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Empty sella syndrome

 

Empty sella syndrome is a condition in which the pituitary gland shrinks or becomes flattened.

Causes

The pituitary gland is a small gland located at the base of the brain. It sits in a saddle-like compartment in the skull called the sella turcica. In Latin, it means Turkish saddle.

When the pituitary gland shrinks or becomes flattened, it cannot be seen on an MRI scan. This makes the pituitary gland look like an "empty sella." But the sella is not actually empty. It is often filled with cerebrospinal fluid (CSF). CSF is fluid that surrounds the brain and spinal cord. With empty sella syndrome, CSF has leaked into the sella turcica, putting pressure on the pituitary gland. This causes the gland to shrink or flatten.

Primary empty sella syndrome occurs when one of the layers (arachnoid) covering the outside of the brain bulges down into the sella and presses on the pituitary.

Secondary empty sella syndrome occurs when the sella is empty because the pituitary gland has been damaged by:

  • A tumor
  • Radiation therapy
  • Surgery

Empty sella syndrome may be seen in a condition called pseudotumor cerebri, which mainly affects young, obese women.

The pituitary gland makes several hormones that control other glands in the body, including the:

  • Adrenal glands
  • Ovaries
  • Testicles
  • Thyroid

A problem with the pituitary gland can lead to problems with any of the above glands and abnormal hormone levels of these glands.

Symptoms

 

Often, there are no symptoms or loss of pituitary function.

If there are symptoms, they may include any of the following:

  • Erectile dysfunction (impotence)
  • Headaches
  • Irregular or absent menstruation
  • Low sexual desire (low libido)
  • Fatigue, low energy
  • Nipple discharge

 

Exams and Tests

 

Primary empty sella syndrome is most often discovered during an MRI or CT scan of the head and brain. Pituitary function is usually normal.

The health care provider may test the pituitary to make sure that the gland is working normally.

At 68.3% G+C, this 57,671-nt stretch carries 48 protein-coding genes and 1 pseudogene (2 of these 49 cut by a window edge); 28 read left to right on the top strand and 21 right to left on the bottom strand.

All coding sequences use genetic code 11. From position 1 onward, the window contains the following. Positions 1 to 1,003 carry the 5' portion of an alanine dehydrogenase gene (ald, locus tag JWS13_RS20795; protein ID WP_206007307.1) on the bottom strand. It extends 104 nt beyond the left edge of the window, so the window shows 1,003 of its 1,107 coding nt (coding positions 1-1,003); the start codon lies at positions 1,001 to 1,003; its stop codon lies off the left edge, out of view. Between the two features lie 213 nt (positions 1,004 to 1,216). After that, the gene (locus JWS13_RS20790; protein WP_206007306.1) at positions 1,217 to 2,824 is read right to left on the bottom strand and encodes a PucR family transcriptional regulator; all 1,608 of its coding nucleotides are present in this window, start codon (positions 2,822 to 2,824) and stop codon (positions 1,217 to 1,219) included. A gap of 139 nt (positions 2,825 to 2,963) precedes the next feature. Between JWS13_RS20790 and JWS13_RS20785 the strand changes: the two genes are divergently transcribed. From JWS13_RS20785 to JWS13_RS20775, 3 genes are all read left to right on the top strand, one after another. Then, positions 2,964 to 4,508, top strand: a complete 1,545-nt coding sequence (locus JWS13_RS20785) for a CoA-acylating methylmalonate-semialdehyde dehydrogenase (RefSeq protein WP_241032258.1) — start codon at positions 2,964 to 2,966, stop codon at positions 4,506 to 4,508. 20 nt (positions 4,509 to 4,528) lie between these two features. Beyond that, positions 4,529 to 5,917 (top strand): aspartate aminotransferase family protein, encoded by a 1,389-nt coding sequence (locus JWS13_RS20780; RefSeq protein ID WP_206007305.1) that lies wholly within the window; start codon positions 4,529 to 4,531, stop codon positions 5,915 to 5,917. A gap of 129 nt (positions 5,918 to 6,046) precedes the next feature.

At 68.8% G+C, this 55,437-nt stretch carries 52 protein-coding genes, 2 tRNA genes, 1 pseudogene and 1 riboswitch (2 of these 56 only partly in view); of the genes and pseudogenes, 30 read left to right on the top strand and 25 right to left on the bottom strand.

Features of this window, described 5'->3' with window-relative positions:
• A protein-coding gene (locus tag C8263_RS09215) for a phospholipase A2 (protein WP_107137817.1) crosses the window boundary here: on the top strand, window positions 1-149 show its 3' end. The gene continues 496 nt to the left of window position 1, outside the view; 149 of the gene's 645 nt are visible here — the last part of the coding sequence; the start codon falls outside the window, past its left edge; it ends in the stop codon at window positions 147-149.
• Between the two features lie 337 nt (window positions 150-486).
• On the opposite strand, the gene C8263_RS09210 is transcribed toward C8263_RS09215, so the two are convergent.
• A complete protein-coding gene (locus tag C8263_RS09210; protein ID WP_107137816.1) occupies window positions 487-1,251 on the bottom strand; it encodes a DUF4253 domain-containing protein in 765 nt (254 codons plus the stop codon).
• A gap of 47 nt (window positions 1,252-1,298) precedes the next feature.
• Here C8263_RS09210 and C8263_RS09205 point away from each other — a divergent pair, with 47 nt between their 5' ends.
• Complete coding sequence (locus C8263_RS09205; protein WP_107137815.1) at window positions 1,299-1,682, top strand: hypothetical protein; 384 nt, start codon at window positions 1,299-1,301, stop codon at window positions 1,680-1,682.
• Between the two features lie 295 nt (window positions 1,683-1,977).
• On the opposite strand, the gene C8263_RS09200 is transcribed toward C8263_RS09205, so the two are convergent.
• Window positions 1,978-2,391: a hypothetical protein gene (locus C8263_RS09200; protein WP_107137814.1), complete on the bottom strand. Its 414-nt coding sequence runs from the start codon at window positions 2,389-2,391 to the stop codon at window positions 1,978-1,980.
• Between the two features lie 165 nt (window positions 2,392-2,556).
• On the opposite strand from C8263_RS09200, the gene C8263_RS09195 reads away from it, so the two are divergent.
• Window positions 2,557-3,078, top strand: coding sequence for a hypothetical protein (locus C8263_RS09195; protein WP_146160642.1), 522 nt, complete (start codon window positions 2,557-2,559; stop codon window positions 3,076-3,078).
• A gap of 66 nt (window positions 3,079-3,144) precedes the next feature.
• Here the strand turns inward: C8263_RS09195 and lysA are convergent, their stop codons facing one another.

Sometimes tests for high pressure in the brain will be done, such as:

  • Examination of the retina by an ophthalmologist
  • Lumbar puncture (spinal tap)

 

Treatment

 

For primary empty sella syndrome:

  • There is no treatment if pituitary function is normal.
  • Medicines may be prescribed to treat any abnormal hormone levels.

For secondary empty sella syndrome, treatment involves replacing the hormones that are missing.

In some cases, surgery is needed to repair the sella turcica.

 

Outlook (Prognosis)

 

Primary empty sella syndrome does not cause health problems, and it does not affect life expectancy.

 

Possible Complications

 

Complications of primary empty sella syndrome include a slightly higher than normal level of prolactin. This is a hormone made by the pituitary gland. Prolactin stimulates breast development and milk production in women.

Complications of secondary empty sella syndrome are related to the cause of pituitary gland disease or to the effects of too little pituitary hormone.

 

When to Contact a Medical Professional

 

Contact your provider if you develop symptoms of abnormal pituitary function, such as menstrual cycle problems or impotence.

 

 

References

Kaiser U, Ho KKY. Pituitary physiology and diagnostic evaluation. In: Melmed S, Polonsky KS, Larsen PR, Kronenberg HM, eds. Williams Textbook of Endocrinology. 13th ed. Philadelphia, PA: Elsevier Saunders; 2016:chap 8.

Molitch M. Anterior pituitary. In: Goldman L, Schafer AI, eds. Goldman's Cecil Medicine. 25th ed. Philadelphia, PA: Elsevier Saunders; 2016:chap 224.

 
  • The pituitary gland

    The pituitary gland - illustration

    The pituitary is a gland attached to the base of the brain which secretes hormones that govern the onset of puberty, sexual development and reproductive function.

    The pituitary gland

    illustration

    • The pituitary gland

      The pituitary gland - illustration

      The pituitary is a gland attached to the base of the brain which secretes hormones that govern the onset of puberty, sexual development and reproductive function.

      The pituitary gland

      illustration

    A Closer Look

     

      Talking to your MD

       

        Self Care

         

          Tests for Empty sella syndrome

           

             

            Review Date: 10/28/2015

            Reviewed By: Brent Wisse, MD, Associate Professor of Medicine, Division of Metabolism, Endocrinology & Nutrition, University of Washington School of Medicine, Seattle, WA. Also reviewed by David Zieve, MD, MHA, Isla Ogilvie, PhD, and the A.D.A.M. Editorial team.

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